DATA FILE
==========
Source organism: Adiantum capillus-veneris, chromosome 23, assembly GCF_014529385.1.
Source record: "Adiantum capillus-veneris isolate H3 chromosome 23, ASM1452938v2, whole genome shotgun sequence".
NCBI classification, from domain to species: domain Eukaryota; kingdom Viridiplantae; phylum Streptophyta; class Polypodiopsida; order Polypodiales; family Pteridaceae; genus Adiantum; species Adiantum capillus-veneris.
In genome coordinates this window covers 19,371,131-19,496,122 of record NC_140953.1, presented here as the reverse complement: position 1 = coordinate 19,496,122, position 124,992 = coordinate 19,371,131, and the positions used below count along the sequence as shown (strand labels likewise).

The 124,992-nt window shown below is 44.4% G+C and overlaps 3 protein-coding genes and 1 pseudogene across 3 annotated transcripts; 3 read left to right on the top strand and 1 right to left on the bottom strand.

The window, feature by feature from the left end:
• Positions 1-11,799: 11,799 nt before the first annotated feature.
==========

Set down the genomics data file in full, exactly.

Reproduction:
Source organism: Adiantum capillus-veneris, chromosome 23, assembly GCF_014529385.1.
Source record: "Adiantum capillus-veneris isolate H3 chromosome 23, ASM1452938v2, whole genome shotgun sequence".
NCBI classification, from domain to species: domain Eukaryota; kingdom Viridiplantae; phylum Streptophyta; class Polypodiopsida; order Polypodiales; family Pteridaceae; genus Adiantum; species Adiantum capillus-veneris.
In genome coordinates this window covers 19,371,131-19,496,122 of record NC_140953.1, presented here as the reverse complement: position 1 = coordinate 19,496,122, position 124,992 = coordinate 19,371,131, and the positions used below count along the sequence as shown (strand labels likewise).

The 124,992-nt window shown below is 44.4% G+C and overlaps 3 protein-coding genes and 1 pseudogene across 3 annotated transcripts; 3 read left to right on the top strand and 1 right to left on the bottom strand.

The window, feature by feature from the left end:
• Positions 1-11,799: 11,799 nt before the first annotated feature.